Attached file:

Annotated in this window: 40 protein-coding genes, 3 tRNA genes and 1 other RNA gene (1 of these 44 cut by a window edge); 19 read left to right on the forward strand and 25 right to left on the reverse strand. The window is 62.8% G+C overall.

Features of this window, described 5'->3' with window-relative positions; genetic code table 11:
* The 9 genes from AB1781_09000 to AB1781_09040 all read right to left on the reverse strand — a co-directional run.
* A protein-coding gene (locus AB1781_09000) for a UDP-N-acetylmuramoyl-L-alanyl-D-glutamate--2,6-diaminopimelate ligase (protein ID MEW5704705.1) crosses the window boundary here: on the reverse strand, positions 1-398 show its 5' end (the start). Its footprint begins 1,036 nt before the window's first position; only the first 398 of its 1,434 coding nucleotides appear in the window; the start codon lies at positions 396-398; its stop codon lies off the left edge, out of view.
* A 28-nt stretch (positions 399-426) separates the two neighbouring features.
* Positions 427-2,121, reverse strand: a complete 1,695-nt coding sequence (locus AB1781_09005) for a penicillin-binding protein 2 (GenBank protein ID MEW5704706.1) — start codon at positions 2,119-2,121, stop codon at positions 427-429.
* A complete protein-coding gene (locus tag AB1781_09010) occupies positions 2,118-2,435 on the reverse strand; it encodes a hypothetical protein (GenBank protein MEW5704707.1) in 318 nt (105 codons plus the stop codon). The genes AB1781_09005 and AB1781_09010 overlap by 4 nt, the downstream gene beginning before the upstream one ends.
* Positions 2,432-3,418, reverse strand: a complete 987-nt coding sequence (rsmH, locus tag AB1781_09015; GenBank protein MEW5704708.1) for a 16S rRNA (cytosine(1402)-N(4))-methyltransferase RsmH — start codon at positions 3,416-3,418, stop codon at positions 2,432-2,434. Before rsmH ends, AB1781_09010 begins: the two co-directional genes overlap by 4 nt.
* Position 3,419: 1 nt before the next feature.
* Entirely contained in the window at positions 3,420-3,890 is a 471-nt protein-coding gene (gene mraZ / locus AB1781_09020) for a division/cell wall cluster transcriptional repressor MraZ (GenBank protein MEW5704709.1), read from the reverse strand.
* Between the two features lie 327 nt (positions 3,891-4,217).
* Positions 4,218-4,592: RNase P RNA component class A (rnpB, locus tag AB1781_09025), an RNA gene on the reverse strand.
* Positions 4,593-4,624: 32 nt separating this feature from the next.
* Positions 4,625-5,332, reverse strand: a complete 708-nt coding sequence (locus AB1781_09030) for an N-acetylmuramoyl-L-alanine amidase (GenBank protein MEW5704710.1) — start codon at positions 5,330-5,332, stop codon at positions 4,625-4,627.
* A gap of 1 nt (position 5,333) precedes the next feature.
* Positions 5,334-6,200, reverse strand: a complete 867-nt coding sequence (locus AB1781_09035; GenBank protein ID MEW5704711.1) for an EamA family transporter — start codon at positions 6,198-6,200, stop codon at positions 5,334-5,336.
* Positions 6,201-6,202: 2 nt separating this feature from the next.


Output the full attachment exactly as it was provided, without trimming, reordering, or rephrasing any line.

Annotated in this window: 40 protein-coding genes, 3 tRNA genes and 1 other RNA gene (1 of these 44 cut by a window edge); 19 read left to right on the forward strand and 25 right to left on the reverse strand. The window is 62.8% G+C overall.

Features of this window, described 5'->3' with window-relative positions; genetic code table 11:
* The 9 genes from AB1781_09000 to AB1781_09040 all read right to left on the reverse strand — a co-directional run.
* A protein-coding gene (locus AB1781_09000) for a UDP-N-acetylmuramoyl-L-alanyl-D-glutamate--2,6-diaminopimelate ligase (protein ID MEW5704705.1) crosses the window boundary here: on the reverse strand, positions 1-398 show its 5' end (the start). Its footprint begins 1,036 nt before the window's first position; only the first 398 of its 1,434 coding nucleotides appear in the window; the start codon lies at positions 396-398; its stop codon lies off the left edge, out of view.
* A 28-nt stretch (positions 399-426) separates the two neighbouring features.
* Positions 427-2,121, reverse strand: a complete 1,695-nt coding sequence (locus AB1781_09005) for a penicillin-binding protein 2 (GenBank protein ID MEW5704706.1) — start codon at positions 2,119-2,121, stop codon at positions 427-429.
* A complete protein-coding gene (locus tag AB1781_09010) occupies positions 2,118-2,435 on the reverse strand; it encodes a hypothetical protein (GenBank protein MEW5704707.1) in 318 nt (105 codons plus the stop codon). The genes AB1781_09005 and AB1781_09010 overlap by 4 nt, the downstream gene beginning before the upstream one ends.
* Positions 2,432-3,418, reverse strand: a complete 987-nt coding sequence (rsmH, locus tag AB1781_09015; GenBank protein MEW5704708.1) for a 16S rRNA (cytosine(1402)-N(4))-methyltransferase RsmH — start codon at positions 3,416-3,418, stop codon at positions 2,432-2,434. Before rsmH ends, AB1781_09010 begins: the two co-directional genes overlap by 4 nt.
* Position 3,419: 1 nt before the next feature.
* Entirely contained in the window at positions 3,420-3,890 is a 471-nt protein-coding gene (gene mraZ / locus AB1781_09020) for a division/cell wall cluster transcriptional repressor MraZ (GenBank protein MEW5704709.1), read from the reverse strand.
* Between the two features lie 327 nt (positions 3,891-4,217).
* Positions 4,218-4,592: RNase P RNA component class A (rnpB, locus tag AB1781_09025), an RNA gene on the reverse strand.
* Positions 4,593-4,624: 32 nt separating this feature from the next.
* Positions 4,625-5,332, reverse strand: a complete 708-nt coding sequence (locus AB1781_09030) for an N-acetylmuramoyl-L-alanine amidase (GenBank protein MEW5704710.1) — start codon at positions 5,330-5,332, stop codon at positions 4,625-4,627.
* A gap of 1 nt (position 5,333) precedes the next feature.
* Positions 5,334-6,200, reverse strand: a complete 867-nt coding sequence (locus AB1781_09035; GenBank protein ID MEW5704711.1) for an EamA family transporter — start codon at positions 6,198-6,200, stop codon at positions 5,334-5,336.
* Positions 6,201-6,202: 2 nt separating this feature from the next.